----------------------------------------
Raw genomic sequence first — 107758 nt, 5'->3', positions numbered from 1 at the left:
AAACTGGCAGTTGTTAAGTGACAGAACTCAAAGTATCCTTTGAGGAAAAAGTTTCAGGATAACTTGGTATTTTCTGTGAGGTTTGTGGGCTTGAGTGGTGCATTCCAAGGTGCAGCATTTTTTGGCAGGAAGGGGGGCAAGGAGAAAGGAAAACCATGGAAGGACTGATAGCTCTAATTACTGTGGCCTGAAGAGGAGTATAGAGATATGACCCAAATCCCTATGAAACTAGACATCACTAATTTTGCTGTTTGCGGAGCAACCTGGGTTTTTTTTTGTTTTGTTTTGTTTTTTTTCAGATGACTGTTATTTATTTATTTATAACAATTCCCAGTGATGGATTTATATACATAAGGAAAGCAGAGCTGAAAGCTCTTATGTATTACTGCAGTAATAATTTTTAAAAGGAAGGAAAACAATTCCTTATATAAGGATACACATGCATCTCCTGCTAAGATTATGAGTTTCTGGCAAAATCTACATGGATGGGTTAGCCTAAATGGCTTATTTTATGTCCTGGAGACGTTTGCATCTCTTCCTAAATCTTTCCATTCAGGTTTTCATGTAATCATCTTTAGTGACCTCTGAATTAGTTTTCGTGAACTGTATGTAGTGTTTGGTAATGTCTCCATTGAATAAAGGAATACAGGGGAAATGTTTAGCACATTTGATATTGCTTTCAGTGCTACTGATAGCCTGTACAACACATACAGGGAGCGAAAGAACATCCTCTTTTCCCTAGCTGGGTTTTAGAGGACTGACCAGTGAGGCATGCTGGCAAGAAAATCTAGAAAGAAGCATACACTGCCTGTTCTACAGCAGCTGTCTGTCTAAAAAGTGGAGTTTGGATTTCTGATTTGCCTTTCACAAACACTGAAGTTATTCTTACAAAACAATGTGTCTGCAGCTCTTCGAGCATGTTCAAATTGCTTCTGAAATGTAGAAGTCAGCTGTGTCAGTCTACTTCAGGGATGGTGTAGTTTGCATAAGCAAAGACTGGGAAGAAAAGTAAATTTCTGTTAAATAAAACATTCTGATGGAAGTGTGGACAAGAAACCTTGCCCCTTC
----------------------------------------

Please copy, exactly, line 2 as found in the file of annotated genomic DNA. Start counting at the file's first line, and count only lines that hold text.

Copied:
AAACTGGCAGTTGTTAAGTGACAGAACTCAAAGTATCCTTTGAGGAAAAAGTTTCAGGATAACTTGGTATTTTCTGTGAGGTTTGTGGGCTTGAGTGGTGCATTCCAAGGTGCAGCATTTTTTGGCAGGAAGGGGGGCAAGGAGAAAGGAAAACCATGGAAGGACTGATAGCTCTAATTACTGTGGCCTGAAGAGGAGTATAGAGATATGACCCAAATCCCTATGAAACTAGACATCACTAATTTTGCTGTTTGCGGAGCAACCTGGGTTTTTTTTTGTTTTGTTTTGTTTTTTTTCAGATGACTGTTATTTATTTATTTATAACAATTCCCAGTGATGGATTTATATACATAAGGAAAGCAGAGCTGAAAGCTCTTATGTATTACTGCAGTAATAATTTTTAAAAGGAAGGAAAACAATTCCTTATATAAGGATACACATGCATCTCCTGCTAAGATTATGAGTTTCTGGCAAAATCTACATGGATGGGTTAGCCTAAATGGCTTATTTTATGTCCTGGAGACGTTTGCATCTCTTCCTAAATCTTTCCATTCAGGTTTTCATGTAATCATCTTTAGTGACCTCTGAATTAGTTTTCGTGAACTGTATGTAGTGTTTGGTAATGTCTCCATTGAATAAAGGAATACAGGGGAAATGTTTAGCACATTTGATATTGCTTTCAGTGCTACTGATAGCCTGTACAACACATACAGGGAGCGAAAGAACATCCTCTTTTCCCTAGCTGGGTTTTAGAGGACTGACCAGTGAGGCATGCTGGCAAGAAAATCTAGAAAGAAGCATACACTGCCTGTTCTACAGCAGCTGTCTGTCTAAAAAGTGGAGTTTGGATTTCTGATTTGCCTTTCACAAACACTGAAGTTATTCTTACAAAACAATGTGTCTGCAGCTCTTCGAGCATGTTCAAATTGCTTCTGAAATGTAGAAGTCAGCTGTGTCAGTCTACTTCAGGGATGGTGTAGTTTGCATAAGCAAAGACTGGGAAGAAAAGTAAATTTCTGTTAAATAAAACATTCTGATGGAAGTGTGGACAAGAAACCTTGCCCCTTC